Fall 2017: Volume 4 Number 4

Published:  November 1, 2017

“Wow, I didn’t even know research was being done on that subject!”—one of the goals of the DSIAC Journal is to cause the reader to have reactions such as this one when reading these pages and discovering some of the new ideas being studied within the realm of defense systems.  Scientific and engineering work on defense system topics is so diverse and widespread in the United States and beyond that the community faces a formidable challenge in staying abreast of the latest findings.  The DSIAC Journal exists to help combat this challenge, providing a forum to help researchers, engineers, and technical managers share their work with the larger defense systems community.

As a reminder, there are nine expressed focus areas that DSIAC specializes in:  Advanced Materials; Autonomous Systems; Directed Energy; Energetics; Military Sensing; Non-Lethal Weapons; Reliability, Maintainability, Quality, Supportability, and Interoperability; Survivability and Vulnerability; and Weapon Systems.  Each quarter, emerging trends in these areas are published in the DSIAC Journal.

Through publication and propagation of cutting-edge defense systems research, the journal helps to, among other things, mitigate redundant research being performed.  Whether the work is performed directly by the Department of Defense (DoD) or supporting organizations in academia or industry, sharing the findings and lessons learned promotes knowledge reuse, ultimately saving the defense systems community time and money and enhancing overall science and technology.

The five articles in this issue well represent findings from the diverse defense systems community.  Three come from DoD organizations, one is from academia, and one is jointly produced by DSIAC and industry.

This issue’s feature article comes from Jonathan Gillis on the topic of “Warfighter Trust in Autonomy.”  Using his experience serving as a Marine and working for the Marine Corps Warfighting Laboratory, Mr. Gillis describes obstacles and then proposes remedies toward integrating autonomous systems into combat units.  The goal of this information is to aid autonomous system designers and DoD decision-makers as the inevitable rise of autonomous systems continues.

In our article “Affordable Access to Low Earth Orbit,” DSIAC’s Albert DeFusco and RocketStar CEO Christopher Craddock highlight some tremendous benefits (as well as high costs) of some low earth orbit applications and developments.  In particular, research on the latest vehicle and engine technologies is described.  The developments in these areas are expected to break through the financial barrier and provide unprecedented affordable access to space.

Our “Strain Measurement as a Means of Predictive Life-Cycle Analysis” article comes from Texas Research Institute/Austin, an academic member of the DSIAC team.  In this article, researchers Michael Mazurek, Russell Austin, and Kristen Donnell highlight evolving strain-sensing technology in concert with the advancement of high-strength, low-weight materials (such as those used in aircraft structures) and their benefit for military sensing application as a predictive DoD life-cycle analysis tool.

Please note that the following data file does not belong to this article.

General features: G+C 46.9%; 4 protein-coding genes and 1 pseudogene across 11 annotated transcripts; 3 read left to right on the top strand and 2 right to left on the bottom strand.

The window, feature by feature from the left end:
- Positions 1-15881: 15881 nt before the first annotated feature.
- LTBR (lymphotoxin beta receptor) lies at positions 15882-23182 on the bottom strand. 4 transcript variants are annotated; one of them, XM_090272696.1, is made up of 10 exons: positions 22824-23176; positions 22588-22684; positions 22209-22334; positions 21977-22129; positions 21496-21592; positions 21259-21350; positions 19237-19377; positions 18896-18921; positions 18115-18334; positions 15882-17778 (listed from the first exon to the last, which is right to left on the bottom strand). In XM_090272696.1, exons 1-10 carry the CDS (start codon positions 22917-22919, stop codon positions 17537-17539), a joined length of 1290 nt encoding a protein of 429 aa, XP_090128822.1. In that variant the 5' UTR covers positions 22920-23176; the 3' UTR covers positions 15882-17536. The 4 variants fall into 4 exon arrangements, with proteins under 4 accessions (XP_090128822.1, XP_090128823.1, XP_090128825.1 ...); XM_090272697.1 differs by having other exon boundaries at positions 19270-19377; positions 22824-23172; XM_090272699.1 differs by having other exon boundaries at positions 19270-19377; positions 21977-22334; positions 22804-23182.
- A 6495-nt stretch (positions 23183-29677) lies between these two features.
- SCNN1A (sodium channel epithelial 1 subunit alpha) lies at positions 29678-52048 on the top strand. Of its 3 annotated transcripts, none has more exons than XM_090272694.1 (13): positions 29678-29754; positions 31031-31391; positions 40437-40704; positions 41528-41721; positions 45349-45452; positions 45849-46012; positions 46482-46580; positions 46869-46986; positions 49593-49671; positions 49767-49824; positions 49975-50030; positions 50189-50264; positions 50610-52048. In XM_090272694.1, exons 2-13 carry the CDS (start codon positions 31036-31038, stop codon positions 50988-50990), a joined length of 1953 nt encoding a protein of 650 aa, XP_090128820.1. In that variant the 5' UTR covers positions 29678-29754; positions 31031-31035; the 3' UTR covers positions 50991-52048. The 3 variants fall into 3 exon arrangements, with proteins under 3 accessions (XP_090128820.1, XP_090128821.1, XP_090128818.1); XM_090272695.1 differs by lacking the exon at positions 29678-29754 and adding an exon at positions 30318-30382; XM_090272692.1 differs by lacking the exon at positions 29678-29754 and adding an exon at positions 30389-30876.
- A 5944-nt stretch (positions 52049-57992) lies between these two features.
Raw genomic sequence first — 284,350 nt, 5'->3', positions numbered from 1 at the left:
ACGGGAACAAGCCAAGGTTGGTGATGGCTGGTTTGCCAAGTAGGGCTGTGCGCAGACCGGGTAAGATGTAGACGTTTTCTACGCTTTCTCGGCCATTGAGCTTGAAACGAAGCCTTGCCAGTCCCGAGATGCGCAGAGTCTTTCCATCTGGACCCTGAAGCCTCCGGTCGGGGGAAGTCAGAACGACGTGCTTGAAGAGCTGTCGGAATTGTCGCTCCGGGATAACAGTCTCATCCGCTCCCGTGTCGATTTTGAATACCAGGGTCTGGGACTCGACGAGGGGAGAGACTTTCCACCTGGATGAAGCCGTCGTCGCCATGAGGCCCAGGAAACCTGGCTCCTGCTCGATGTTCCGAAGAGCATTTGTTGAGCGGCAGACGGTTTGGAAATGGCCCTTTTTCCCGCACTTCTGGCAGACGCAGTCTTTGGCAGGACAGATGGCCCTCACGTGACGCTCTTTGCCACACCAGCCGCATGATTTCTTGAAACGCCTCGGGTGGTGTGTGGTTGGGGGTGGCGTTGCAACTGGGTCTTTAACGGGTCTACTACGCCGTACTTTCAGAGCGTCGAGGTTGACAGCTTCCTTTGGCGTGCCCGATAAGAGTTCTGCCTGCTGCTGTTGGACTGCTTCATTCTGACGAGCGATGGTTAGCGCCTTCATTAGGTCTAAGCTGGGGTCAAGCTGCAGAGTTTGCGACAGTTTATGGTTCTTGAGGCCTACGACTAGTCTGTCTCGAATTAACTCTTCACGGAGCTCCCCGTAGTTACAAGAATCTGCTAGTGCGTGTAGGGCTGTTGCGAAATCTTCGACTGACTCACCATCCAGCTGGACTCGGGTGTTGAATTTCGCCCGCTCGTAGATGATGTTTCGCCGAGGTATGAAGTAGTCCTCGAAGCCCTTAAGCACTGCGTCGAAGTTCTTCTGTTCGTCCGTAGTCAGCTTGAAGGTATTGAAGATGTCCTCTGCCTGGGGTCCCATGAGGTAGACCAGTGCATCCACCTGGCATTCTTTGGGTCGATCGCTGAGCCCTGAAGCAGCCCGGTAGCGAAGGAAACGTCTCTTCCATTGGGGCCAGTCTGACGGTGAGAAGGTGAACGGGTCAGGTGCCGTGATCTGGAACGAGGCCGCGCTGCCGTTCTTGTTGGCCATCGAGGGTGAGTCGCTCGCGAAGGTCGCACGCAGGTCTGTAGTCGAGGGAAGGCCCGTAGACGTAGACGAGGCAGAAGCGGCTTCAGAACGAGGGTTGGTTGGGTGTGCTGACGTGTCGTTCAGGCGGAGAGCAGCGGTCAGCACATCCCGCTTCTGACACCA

In addition, our article on “Reliability Research for a Maintenance-Free Operating Period” (MFOP), written by Army Research Laboratory (ARL) scientists Todd Henry, Terrence Johnson, Jeff Gair, and Robert Haynes, discusses how accurately identifying a vehicle’s MFOP offers significant cost savings to the DoD but also requires proper monitoring and dedicated design. This article describes ARL’s research in damage monitoring and topology optimization to make way for the MFOP of defense vehicles.

Additional ARL research is presented in Luis Bravo’s article on “Breakthroughs in Engine Propulsion Research with High-Performance Computing.”  Fully predictive modeling of liquid-fueled direct injection engines, which are used in many DoD vehicles, has long been impossible due to the incredible complexity of the physics involved.  However, DoD enhancements in high-performance computing have enabled the execution of never-before-seen computer simulations that are proving to be highly accurate.  These breakthroughs will allow the DoD to better understand the physics and close existing technical knowledge gaps.

In closing, let me invite you to share your work through the DSIAC Journal.  Although many of your peers may be aware of your efforts, there are surely many more who are not.  Please contact me at brian.benesch@dsiac.org to get your findings and lessons learned shared for the betterment of the defense systems community, and perhaps your work might be the reason the next reader says “Wow!”